American Airlines Mgt., Labor Join to Save Pensions

March 17, 2005 ( - In an era when cash-strapped companies and their workers are increasingly doing battle over the future of their pension plans, American Airlines management and labor have joined forces to help protect the carrier's retirement programs.

In fact, the two sides have signed a joint proposal for reforming the nation’s pension system which they intend to give to Congressional lawmakers for the expected debate later this year on a pension overhaul, according to a Fort Worth Star Telegram report. The document asserts that “companies must try to protect the retirement benefits that have been promised to their people.”

It was the strongest statement yet from American’s top executives that they want to preserve the carrier’s pensions, at least for now, rather than closing down or freezing their pensions. The proposal “further underlines our joint commitment to the preservation of our pension plans,” said Jim Little, international executive vice president of the Transport Workers Union, which represents American’s ground workers, according to the newspaper report. “Pension reform is one of the most important issues (employees) are concerned about,” Little said in a letter to union members.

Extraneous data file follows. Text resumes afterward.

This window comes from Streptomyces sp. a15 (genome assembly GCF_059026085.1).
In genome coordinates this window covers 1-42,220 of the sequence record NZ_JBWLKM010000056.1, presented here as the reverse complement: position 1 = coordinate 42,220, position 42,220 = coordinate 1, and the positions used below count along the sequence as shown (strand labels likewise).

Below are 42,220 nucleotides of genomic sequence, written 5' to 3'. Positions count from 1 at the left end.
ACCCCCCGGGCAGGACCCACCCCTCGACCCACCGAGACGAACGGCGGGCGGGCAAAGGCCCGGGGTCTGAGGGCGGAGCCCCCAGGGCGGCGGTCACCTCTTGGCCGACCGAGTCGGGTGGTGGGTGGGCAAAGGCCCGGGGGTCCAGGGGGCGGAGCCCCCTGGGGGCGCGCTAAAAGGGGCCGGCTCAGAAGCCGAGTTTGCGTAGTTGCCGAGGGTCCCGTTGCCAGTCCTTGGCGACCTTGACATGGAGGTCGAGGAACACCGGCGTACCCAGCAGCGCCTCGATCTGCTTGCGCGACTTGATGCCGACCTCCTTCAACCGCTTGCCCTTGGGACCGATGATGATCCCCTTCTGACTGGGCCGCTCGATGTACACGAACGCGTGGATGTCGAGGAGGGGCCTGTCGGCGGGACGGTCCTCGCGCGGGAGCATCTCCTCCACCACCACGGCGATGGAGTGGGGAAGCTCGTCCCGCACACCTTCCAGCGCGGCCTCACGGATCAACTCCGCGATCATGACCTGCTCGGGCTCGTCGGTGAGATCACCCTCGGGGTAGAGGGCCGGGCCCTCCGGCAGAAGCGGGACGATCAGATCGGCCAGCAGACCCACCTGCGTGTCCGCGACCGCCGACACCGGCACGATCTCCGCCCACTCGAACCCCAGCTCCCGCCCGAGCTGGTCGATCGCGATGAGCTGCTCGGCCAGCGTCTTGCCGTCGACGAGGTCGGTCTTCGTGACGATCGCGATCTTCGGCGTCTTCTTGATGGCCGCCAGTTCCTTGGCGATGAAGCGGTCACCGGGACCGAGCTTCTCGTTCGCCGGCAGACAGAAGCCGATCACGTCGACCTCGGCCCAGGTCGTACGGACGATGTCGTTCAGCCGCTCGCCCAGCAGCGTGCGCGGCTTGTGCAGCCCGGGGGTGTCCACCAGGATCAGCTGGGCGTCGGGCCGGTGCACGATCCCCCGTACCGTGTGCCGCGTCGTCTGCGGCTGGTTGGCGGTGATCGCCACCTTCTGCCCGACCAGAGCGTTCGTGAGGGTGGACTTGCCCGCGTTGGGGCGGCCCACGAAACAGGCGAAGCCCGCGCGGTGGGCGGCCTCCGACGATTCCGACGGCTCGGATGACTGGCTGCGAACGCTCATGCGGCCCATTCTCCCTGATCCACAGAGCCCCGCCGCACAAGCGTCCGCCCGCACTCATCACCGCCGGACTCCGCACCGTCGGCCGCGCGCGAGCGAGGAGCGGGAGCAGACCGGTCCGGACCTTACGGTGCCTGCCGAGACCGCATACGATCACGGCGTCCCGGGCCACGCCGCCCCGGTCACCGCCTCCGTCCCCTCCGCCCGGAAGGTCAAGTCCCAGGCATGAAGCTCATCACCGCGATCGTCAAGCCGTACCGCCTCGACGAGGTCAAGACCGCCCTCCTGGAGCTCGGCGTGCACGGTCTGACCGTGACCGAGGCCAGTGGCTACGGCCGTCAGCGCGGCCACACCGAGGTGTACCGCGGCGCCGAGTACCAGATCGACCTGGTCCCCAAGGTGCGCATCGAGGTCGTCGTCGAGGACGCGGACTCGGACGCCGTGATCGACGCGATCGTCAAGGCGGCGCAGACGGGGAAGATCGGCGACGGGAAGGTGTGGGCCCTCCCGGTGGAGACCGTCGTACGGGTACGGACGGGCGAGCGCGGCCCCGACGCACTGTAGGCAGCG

The American Airlines document also addressed general system reforms as well, according to the Star Telegram. The statement urged relief for companies that freeze pension plans outside of bankruptcy when employers continue funding their current pension obligations but typically provide future benefits from a 401(k). That is what Delta Air Lines did earlier this year with its pilot pension plan. American currently owes its pensions about $2.7 billion. Last year, it made $461 million in pension payments, and is expected to pay another $300 million into the plans this year.

In terms of general pension reforms, the American Airlines document suggested that:

  • companies with poor credit ratings – like American – should not be required to pay higher premiums
  • plans should remain flexible and not be subject to a host of new restrictions
  • companies should have more time to make up for the shortfall in their pensions. Current law requires plans to be fully funded within three to five years.

The proposal also stated that companies should be banned from putting money into special pension plans for executives while not paying into the employee pension. American has such a plan for executives. It was created in 1985, but was funded with $25 million and placed in a bankruptcy-proof trust in 2002.